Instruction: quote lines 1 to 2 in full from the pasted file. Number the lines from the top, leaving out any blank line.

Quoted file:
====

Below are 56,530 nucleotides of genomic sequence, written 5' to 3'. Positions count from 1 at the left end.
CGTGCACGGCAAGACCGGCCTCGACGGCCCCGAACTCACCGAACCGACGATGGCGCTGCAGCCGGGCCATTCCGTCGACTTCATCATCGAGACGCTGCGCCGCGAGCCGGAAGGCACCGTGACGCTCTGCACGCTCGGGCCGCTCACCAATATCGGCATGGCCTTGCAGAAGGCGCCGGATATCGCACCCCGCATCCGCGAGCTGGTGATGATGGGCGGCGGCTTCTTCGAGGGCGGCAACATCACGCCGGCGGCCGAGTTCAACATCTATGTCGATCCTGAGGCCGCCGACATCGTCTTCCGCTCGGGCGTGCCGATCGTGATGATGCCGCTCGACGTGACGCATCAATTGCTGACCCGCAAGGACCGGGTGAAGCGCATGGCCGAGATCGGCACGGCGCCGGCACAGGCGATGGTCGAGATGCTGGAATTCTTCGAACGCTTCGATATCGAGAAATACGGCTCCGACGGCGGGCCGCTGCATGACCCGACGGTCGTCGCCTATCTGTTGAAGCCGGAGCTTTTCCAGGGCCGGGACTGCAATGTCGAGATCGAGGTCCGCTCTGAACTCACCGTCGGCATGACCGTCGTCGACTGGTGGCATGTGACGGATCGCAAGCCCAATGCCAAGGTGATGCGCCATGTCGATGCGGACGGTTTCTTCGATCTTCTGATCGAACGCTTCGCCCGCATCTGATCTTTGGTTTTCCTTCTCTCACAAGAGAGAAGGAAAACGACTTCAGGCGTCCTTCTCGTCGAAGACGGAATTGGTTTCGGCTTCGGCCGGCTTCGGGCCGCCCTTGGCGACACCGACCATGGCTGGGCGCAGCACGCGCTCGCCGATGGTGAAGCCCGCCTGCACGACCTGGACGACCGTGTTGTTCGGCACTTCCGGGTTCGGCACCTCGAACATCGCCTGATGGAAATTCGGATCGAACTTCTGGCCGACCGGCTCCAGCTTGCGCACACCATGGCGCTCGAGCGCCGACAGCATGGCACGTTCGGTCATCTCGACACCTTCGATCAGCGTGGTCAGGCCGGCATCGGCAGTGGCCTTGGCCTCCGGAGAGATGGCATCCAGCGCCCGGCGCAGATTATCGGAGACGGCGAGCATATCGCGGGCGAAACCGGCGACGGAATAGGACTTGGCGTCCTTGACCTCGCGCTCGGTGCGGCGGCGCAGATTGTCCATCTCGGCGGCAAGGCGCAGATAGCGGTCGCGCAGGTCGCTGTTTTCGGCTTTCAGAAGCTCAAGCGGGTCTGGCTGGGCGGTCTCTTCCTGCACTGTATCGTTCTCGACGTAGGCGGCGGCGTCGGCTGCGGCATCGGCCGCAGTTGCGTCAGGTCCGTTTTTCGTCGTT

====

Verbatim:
Below are 56,530 nucleotides of genomic sequence, written 5' to 3'. Positions count from 1 at the left end.
CGTGCACGGCAAGACCGGCCTCGACGGCCCCGAACTCACCGAACCGACGATGGCGCTGCAGCCGGGCCATTCCGTCGACTTCATCATCGAGACGCTGCGCCGCGAGCCGGAAGGCACCGTGACGCTCTGCACGCTCGGGCCGCTCACCAATATCGGCATGGCCTTGCAGAAGGCGCCGGATATCGCACCCCGCATCCGCGAGCTGGTGATGATGGGCGGCGGCTTCTTCGAGGGCGGCAACATCACGCCGGCGGCCGAGTTCAACATCTATGTCGATCCTGAGGCCGCCGACATCGTCTTCCGCTCGGGCGTGCCGATCGTGATGATGCCGCTCGACGTGACGCATCAATTGCTGACCCGCAAGGACCGGGTGAAGCGCATGGCCGAGATCGGCACGGCGCCGGCACAGGCGATGGTCGAGATGCTGGAATTCTTCGAACGCTTCGATATCGAGAAATACGGCTCCGACGGCGGGCCGCTGCATGACCCGACGGTCGTCGCCTATCTGTTGAAGCCGGAGCTTTTCCAGGGCCGGGACTGCAATGTCGAGATCGAGGTCCGCTCTGAACTCACCGTCGGCATGACCGTCGTCGACTGGTGGCATGTGACGGATCGCAAGCCCAATGCCAAGGTGATGCGCCATGTCGATGCGGACGGTTTCTTCGATCTTCTGATCGAACGCTTCGCCCGCATCTGATCTTTGGTTTTCCTTCTCTCACAAGAGAGAAGGAAAACGACTTCAGGCGTCCTTCTCGTCGAAGACGGAATTGGTTTCGGCTTCGGCCGGCTTCGGGCCGCCCTTGGCGACACCGACCATGGCTGGGCGCAGCACGCGCTCGCCGATGGTGAAGCCCGCCTGCACGACCTGGACGACCGTGTTGTTCGGCACTTCCGGGTTCGGCACCTCGAACATCGCCTGATGGAAATTCGGATCGAACTTCTGGCCGACCGGCTCCAGCTTGCGCACACCATGGCGCTCGAGCGCCGACAGCATGGCACGTTCGGTCATCTCGACACCTTCGATCAGCGTGGTCAGGCCGGCATCGGCAGTGGCCTTGGCCTCCGGAGAGATGGCATCCAGCGCCCGGCGCAGATTATCGGAGACGGCGAGCATATCGCGGGCGAAACCGGCGACGGAATAGGACTTGGCGTCCTTGACCTCGCGCTCGGTGCGGCGGCGCAGATTGTCCATCTCGGCGGCAAGGCGCAGATAGCGGTCGCGCAGGTCGCTGTTTTCGGCTTTCAGAAGCTCAAGCGGGTCTGGCTGGGCGGTCTCTTCCTGCACTGTATCGTTCTCGACGTAGGCGGCGGCGTCGGCTGCGGCATCGGCCGCAGTTGCGTCAGGTCCGTTTTTCGTCGTT